The most compelling proof that Joseph Smith was perpetuating a fraud is the Book of Abraham. In 1835 Smith was able to use his Urim and Thummim to translate some Egyptian scrolls that he was given access to (at that time no one could read hieroglyphics). Upon inspection, Smith declared that they contained the Book of Abraham. He promptly translated the lot and it was accepted as scripture by the church. The scrolls vanished and everyone thought the story would end there. But it didn’t – in 1966 the original scrolls were found in the New York Metropolitan Museum of Art. The scrolls turned out to be a standard Egyptian text that was often buried with the dead. To this day the Book of Abraham is a source of discomfort for the Mormon religion..

The Cottingley Fairies

The Cottingley Fairies are a series of five photographs taken by Elsie Wright and Frances Griffiths, two young cousins living in Cottingley, near Bradford, England, depicting the two in various activities with supposed fairies. Elsie was the daughter of Arthur Wright, one of the earliest qualified electrical engineers. She borrowed her father’s quarter plate camera and took photos in the beck behind the family house. When Mr. Wright, upon developing the plates, saw fairies in the pictures, he considered them fake. After the taking of the second picture, he banned Elsie from using the camera again. Her mother, Polly, however was convinced of their authenticity.

In the summer of 1919, the matter became public and Sir Arthur Conan Doyle (author of Sherlock Holmes) wrote an article for a leading magazine claiming that they were authentic. Not everyone was taken in by the fraud, as this statement from a leading Doctor at the time attests:
“On the evidence I have no hesitation in saying that these photographs could have been `faked’. I criticise the attitude of those who declared there is something supernatural in the circumstances attending to the taking of these pictures because, as a medical man, I believe that the inculcation of such absurd ideas into the minds of children will result in later life in manifestations and nervous disorder and mental disturbances…”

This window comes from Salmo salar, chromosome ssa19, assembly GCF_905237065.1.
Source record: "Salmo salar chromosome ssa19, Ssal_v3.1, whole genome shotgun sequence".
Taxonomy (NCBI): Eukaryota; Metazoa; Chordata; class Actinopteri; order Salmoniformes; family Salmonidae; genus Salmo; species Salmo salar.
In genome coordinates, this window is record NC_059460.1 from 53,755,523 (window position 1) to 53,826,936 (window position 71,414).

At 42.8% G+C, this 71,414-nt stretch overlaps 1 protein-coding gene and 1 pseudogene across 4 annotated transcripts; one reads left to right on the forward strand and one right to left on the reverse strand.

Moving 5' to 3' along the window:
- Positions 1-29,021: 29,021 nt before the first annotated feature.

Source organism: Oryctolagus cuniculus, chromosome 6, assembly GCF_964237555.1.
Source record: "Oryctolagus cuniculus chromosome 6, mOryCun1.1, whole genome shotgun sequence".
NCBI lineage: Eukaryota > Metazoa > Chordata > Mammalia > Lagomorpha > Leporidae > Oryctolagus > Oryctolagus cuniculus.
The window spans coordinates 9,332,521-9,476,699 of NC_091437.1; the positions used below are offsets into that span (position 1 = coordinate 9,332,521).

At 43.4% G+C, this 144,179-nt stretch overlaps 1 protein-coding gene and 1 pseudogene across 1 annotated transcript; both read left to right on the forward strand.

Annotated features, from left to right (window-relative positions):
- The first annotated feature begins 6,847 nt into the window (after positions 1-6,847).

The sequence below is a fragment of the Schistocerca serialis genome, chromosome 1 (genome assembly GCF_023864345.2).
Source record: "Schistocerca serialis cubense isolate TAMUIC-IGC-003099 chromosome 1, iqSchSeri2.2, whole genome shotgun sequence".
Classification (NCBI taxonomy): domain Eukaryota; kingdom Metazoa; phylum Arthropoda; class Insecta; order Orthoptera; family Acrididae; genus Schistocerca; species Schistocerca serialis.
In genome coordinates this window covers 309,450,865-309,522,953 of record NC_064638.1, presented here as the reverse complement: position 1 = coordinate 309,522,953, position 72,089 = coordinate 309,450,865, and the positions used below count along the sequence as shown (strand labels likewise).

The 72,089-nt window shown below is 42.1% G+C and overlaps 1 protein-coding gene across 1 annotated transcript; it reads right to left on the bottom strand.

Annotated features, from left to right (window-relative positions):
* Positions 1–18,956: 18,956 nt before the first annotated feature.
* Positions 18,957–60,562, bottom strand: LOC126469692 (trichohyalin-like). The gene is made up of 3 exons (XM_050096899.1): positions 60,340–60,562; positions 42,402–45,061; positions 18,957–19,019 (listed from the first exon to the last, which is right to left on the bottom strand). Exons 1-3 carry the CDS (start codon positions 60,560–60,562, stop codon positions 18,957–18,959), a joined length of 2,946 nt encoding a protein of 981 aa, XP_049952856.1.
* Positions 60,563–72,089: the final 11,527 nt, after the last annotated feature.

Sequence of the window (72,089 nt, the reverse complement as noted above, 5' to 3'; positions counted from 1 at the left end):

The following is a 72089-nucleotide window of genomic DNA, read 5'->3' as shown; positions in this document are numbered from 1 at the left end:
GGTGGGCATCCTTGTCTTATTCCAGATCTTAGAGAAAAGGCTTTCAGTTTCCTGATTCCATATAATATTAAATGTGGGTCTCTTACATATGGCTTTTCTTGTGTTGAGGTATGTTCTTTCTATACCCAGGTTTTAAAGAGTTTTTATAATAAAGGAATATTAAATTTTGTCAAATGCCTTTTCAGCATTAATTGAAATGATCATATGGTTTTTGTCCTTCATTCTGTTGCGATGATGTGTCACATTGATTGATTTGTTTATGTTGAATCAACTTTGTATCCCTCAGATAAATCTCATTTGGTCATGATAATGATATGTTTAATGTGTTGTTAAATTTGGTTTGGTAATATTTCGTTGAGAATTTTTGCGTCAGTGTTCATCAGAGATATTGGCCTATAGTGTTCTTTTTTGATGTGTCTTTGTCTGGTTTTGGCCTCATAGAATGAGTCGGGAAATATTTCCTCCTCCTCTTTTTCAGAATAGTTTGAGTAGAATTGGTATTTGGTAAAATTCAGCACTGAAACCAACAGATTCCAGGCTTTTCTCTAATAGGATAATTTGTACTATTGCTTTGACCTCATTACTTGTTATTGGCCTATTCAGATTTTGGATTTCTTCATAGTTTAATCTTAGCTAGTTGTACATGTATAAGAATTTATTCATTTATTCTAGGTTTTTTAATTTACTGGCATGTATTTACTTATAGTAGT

For fifty years the girls avoided publicity and the hoax continued to be believed by many. In late 1981 and mid 1982 respectively, Frances Way (née Griffiths) and Elsie Hill (née Wright), who took the photographs admitted that the first four pictures were fakes. Speaking of the first photograph in particular, Frances has said: “I don’t see how people could believe they’re real fairies. I could see the backs of them and the hatpins when the photo was being taken.” Both of the girls claimed, right up to their deaths, that the fifth photo was, in fact, authentic.

The Priory of Sion

The Priory of Sion has been characterized as anything from the most influential secret society in Western history to a modern Rosicrucian-esque group, but, ultimately, has been shown to be a hoax created in 1956 by Pierre Plantard, a pretender to the French throne. The evidence presented in support of its historical existence is not considered authentic or persuasive by established historians, academics, and universities, and the evidence was later discovered to have been forged and then planted in various locations around France by Plantard and his associates.

Between 1961 and 1984 Plantard contrived a mythical pedigree of the Priory of Sion claiming that it was the offshoot of the monastic order housed in the Abbey of Sion, which had been founded in the Kingdom of Jerusalem during the First Crusade and later absorbed by the Jesuits in 1617. Plantard hoped that the Priory of Sion would become an influential cryptopolitical irregular masonic lodge dedicated to the restoration of chivalry and monarchy, which would promote Plantard’s own claim to the throne of France.

The priory recently gained interest again (despite easily obtainable proof that it is a fake) through the publication of the book The Davinci Code which the author, Dan Brown, claims to be fact (proving that he lied outright about his alleged years of research for the book).

The Turk

The Turk was a fake chess-playing machine of the late 18th century, promoted as an automaton but later proved to be a hoax. The Turk made its debut in 1770 at Schönbrunn Palace. Its owner, Kempelen addressed the court, presenting what he had built, and began the demonstration of the machine and its parts. With every showing of the Turk, Kempelen began by opening the doors and drawers of the cabinet, allowing members of the audience to inspect the machine. Following this display, Kempelen would announce that the machine was ready for a challenger.

Kempelen would inform the player that the Turk would use the white pieces and have the first move. Between moves the Turk kept its left arm on the cushion. The Turk could nod twice if it threatened its opponent’s queen, and three times upon placing the king in check. If an opponent made an illegal move, the Turk would shake its head, move the piece back and make its own move, thus forcing a forfeit of its opponent’s move. Observers of the Turk would state that the machine played aggressively, and typically beat its opponents within thirty minutes.